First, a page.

WordPress Pro Tips – The Quick And Dirty Guide

WordPress Pro Tips - The Quick And Dirty Guide

I'm not a pro yet at WordPress and internet entrepreneurship, but we are moving up the learning curve pretty quickly.

After six months working full-time building TomJohnston.org and MightyInvestor.com, I've already made a ton of tiny mistakes.  Errors you won't have to make if you read this quick and dirty guide.

WordPress Pro Tips Checklist

Be Thoughtful About When You Publish

  • Don't ever publish a page till it is in decent shape.  Why?  Because you may have people who have subscribed to instant updates from your blog through WordPress.com or other feeds.  The moment you publish, that "latest post" is on its way to those subscribers.  You don't want those first few "true fans" clicking through to read your post and finding empty images, crappy URLs, and other problems.  So make a habit from the start of editing a private draft until you are truly ready.  It's just a matter of changing the order of what you do and when you click publish.  (Note, this doesn't mean don't publish a page or post until its perfect.  Just get it into OK shape.)
  • Related to point one, I suggest you immediately save your draft post as a privately published document.  Whenever you lose your internet connection, you risk losing any recent work on WordPress.  So just make it a habit not to try to get the whole thing squared away before you save the draft.
  • Make a practice of getting your URLs solid in WordPress from the start.  If you publish a post and then immediately go back and change the URL, you could create problems for your subscribers.  Also, include the keywords you are trying to prioritize for a specific page in the URL itself.  This matters for SEO.  I didn't know this at first and had to circle back and fix a bunch of links (which is a challenge).
  • If you publish a page or post on your site up and then take it down, this may become a 404 error on Google.  Months after you pull this page down, people will land on it through search and then click through to a dead link.  So, again, try not to throw a gazillion pages and posts out there until you are ready and fairly certain you like their form.

Set Up HTTPS From The Very Beginning

  • Start with HTTPS:// for every site you own.  The whole debate about HTTP vs. HTTPS has become obsolete.  Any decent host now offers Let's Encrypt (or something similar) that allows you to put HTTPS on your sites from the get-go for free.  If you build out a site and get some traction in the search engines--and then decide to switch over to HTTPS, it can be a pain when you try to make the move.  Just set up HTTPS from the start.  Period.  You are also ensuring greater protection for your website visitors (even if you aren't asking for credit card info) by setting up HTTPS.
  • Keep in mind that if you change hosts after you have HTTPS set-up, be careful that you have HTTPS set up on your new host before you try to move your sites.  Otherwise, you might "break the SSL chain" which could lead to you suddenly flooding Google with two versions of all your posts and pages--one with HTTPS and one with HTTP.  This hurts you for SEO.  So set up HTTPS at the start, and then be smart about how you move your sites from host to host.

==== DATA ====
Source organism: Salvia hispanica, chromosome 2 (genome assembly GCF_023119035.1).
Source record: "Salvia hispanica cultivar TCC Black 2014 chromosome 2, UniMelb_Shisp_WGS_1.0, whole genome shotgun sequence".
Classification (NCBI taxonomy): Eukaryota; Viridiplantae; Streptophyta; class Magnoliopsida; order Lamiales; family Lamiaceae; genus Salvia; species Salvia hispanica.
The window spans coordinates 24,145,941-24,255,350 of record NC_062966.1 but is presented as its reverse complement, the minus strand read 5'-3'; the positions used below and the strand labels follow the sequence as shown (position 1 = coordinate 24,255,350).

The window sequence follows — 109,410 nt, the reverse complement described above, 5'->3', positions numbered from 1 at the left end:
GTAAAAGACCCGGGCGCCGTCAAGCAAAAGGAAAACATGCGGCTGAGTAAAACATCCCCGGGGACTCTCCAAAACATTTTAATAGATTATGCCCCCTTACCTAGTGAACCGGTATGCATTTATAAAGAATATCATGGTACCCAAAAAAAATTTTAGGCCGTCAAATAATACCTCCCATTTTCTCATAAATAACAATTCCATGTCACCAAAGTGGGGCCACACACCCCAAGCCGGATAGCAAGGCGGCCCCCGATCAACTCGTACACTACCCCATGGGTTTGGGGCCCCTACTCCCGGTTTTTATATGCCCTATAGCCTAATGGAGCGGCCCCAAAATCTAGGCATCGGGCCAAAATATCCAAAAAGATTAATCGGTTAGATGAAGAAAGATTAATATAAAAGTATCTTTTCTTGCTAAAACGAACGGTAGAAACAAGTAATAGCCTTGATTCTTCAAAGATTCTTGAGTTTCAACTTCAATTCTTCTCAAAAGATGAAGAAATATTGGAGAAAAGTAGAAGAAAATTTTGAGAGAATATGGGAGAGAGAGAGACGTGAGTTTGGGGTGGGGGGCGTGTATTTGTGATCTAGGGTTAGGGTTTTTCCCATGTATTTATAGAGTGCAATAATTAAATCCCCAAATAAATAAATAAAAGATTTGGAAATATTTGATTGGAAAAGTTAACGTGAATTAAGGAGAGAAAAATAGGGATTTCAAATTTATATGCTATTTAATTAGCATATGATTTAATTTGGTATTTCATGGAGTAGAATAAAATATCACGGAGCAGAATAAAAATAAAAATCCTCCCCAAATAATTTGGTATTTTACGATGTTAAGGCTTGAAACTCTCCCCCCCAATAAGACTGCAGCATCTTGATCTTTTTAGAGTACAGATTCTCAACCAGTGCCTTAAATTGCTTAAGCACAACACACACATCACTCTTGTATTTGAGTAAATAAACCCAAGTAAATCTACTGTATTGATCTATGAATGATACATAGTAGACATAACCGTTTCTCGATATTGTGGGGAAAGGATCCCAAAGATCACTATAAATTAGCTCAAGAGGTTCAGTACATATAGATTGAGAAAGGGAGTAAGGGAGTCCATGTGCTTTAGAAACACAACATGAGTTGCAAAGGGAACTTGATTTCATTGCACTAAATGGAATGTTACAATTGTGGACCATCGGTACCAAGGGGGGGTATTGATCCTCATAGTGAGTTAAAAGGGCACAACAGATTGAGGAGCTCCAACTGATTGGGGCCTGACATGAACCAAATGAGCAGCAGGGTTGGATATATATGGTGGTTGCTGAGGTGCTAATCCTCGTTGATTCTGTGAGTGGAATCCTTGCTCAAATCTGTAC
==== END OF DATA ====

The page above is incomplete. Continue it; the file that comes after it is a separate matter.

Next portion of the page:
At First, Prioritize Content Over Website Speed (And Other Technical Matters)

  • Don't worry too much about website speed at first, but do start playing with the Pingdom Website Speed Test and the equivalent test at Gtmetrix.  By just fooling around with these speed tests, you will slowly learn what speeds up and slows down your site.  At first, though, content should take priority.  (When you are ready to focus on speeding up your WordPress site, take a look at this post from CloudLiving.com that provides a ton of useful content.)
  • There is one exception to my advice that you should prioritize content over speed (and other technical matters) at first.  Make sure you get a decent shared web host from the start.  Otherwise, your site will be slow simply due to technical issues outside of your control.  (The lamer web hosts pack too many websites onto each server.)  After experimenting with four hosts over a year and a half (yep, I was clueless!), I settled on SiteGround (affiliate link).  SiteGround offers lighting fast servers and amazing tech support.  Their staff won't talk down to you just because you are a beginner.
  • The only way you will learn about getting the correct image sizes into your posts and optimizing your site for speed is through trial and error.  Image optimization is confusing at first, and you learn by doing.  If you are like me and kind of hate dealing with image optimization, hang in there.  After about six months of playing with posts, images, etc, it all starts to get easier.

To Become A WordPress Pro, Play The Long Game

This internet entrepreneurship game is a marathon, not a sprint.  Prioritize steady, bite-sized action over heroic leaps.  Learning WordPress will probably take you longer than you expect, but you will be that much more satisfied when you start to see the matrix.

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